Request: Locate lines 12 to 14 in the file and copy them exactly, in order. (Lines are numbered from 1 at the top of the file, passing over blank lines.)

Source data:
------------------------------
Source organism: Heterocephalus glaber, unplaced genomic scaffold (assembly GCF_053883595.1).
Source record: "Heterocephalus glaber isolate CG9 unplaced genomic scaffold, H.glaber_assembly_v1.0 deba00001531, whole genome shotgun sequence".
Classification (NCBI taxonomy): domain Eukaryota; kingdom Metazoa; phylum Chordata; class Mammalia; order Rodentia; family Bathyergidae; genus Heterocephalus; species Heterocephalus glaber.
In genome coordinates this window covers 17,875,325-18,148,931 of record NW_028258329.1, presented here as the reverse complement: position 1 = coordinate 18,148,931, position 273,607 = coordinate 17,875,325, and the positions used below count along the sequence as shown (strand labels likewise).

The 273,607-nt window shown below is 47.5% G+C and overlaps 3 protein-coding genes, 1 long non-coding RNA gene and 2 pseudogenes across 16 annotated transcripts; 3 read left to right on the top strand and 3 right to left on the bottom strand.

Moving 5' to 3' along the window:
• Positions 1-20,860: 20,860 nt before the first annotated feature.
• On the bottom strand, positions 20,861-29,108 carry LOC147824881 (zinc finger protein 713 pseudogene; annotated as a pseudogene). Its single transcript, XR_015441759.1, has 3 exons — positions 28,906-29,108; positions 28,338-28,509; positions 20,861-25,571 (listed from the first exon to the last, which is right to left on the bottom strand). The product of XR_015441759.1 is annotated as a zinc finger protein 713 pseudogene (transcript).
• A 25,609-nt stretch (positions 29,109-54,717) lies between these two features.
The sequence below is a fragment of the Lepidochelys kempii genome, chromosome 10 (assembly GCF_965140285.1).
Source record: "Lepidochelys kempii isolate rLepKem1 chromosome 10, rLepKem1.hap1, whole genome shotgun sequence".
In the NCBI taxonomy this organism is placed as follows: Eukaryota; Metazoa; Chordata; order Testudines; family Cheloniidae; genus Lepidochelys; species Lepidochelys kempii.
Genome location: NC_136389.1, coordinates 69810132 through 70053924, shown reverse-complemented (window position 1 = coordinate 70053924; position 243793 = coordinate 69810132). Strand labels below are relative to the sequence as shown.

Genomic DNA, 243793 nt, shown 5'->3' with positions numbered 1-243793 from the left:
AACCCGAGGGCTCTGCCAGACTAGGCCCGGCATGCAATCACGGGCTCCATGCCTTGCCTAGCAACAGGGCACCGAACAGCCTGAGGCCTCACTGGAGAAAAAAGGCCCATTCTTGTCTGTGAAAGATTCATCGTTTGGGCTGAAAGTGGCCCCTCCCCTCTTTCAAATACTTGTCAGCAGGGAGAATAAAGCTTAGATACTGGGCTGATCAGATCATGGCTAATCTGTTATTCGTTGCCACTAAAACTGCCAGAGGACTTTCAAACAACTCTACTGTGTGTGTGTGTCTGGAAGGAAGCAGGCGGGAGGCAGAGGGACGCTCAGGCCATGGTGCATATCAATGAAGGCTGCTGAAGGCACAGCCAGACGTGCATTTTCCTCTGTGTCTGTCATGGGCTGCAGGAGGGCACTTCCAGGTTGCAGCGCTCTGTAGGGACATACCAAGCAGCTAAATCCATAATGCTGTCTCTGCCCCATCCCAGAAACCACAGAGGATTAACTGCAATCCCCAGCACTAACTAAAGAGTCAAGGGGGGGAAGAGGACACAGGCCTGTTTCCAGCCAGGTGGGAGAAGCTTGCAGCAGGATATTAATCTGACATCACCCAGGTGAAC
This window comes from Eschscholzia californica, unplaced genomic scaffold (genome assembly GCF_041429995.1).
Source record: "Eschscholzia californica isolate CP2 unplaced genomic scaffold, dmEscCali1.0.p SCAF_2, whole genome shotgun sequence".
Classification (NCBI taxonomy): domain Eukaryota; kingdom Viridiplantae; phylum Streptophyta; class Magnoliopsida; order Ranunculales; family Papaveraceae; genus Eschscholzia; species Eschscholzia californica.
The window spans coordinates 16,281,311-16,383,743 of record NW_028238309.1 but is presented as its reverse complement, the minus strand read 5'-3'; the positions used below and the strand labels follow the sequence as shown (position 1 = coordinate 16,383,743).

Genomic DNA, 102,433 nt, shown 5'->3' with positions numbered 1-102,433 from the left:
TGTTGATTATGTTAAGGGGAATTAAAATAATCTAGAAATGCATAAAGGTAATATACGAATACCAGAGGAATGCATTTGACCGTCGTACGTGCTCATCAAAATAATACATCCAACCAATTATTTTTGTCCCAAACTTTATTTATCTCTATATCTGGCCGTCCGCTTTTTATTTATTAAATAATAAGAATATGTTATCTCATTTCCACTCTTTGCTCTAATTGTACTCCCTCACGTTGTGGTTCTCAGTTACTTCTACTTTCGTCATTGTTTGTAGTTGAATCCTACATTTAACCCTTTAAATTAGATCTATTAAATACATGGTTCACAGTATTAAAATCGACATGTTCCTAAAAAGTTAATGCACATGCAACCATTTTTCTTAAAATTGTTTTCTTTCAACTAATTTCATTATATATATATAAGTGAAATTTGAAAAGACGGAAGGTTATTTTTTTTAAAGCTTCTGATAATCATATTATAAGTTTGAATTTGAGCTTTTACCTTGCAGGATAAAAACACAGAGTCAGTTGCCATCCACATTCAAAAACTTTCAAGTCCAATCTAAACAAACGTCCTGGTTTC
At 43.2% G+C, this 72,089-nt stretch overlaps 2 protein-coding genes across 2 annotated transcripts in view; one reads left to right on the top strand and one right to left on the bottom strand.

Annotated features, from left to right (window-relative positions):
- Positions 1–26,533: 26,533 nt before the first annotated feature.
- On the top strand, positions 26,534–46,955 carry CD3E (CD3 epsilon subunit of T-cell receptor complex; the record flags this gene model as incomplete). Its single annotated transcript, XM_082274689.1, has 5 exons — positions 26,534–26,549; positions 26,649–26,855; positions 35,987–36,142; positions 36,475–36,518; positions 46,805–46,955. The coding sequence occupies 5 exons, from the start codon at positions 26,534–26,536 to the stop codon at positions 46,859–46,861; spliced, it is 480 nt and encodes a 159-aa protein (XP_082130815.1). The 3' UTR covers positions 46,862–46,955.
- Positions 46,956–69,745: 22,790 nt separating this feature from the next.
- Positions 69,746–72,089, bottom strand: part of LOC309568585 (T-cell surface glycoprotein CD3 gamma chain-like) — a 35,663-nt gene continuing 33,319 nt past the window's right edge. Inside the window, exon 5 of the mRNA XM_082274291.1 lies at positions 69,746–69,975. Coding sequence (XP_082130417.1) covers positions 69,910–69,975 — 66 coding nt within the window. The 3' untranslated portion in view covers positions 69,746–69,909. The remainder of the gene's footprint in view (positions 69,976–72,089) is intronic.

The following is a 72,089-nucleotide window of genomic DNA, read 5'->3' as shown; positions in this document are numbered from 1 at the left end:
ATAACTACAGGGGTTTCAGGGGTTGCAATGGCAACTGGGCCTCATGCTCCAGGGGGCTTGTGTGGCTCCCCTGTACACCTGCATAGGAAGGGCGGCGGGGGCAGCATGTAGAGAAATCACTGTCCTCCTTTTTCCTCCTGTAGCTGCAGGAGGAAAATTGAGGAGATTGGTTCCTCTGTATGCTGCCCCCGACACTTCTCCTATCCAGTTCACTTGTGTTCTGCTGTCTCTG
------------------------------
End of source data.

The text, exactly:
In the NCBI taxonomy this organism is placed as follows: Eukaryota; Metazoa; Chordata; order Testudines; family Cheloniidae; genus Lepidochelys; species Lepidochelys kempii.
Genome location: NC_136389.1, coordinates 69810132 through 70053924, shown reverse-complemented (window position 1 = coordinate 70053924; position 243793 = coordinate 69810132). Strand labels below are relative to the sequence as shown.

Genomic DNA, 243793 nt, shown 5'->3' with positions numbered 1-243793 from the left: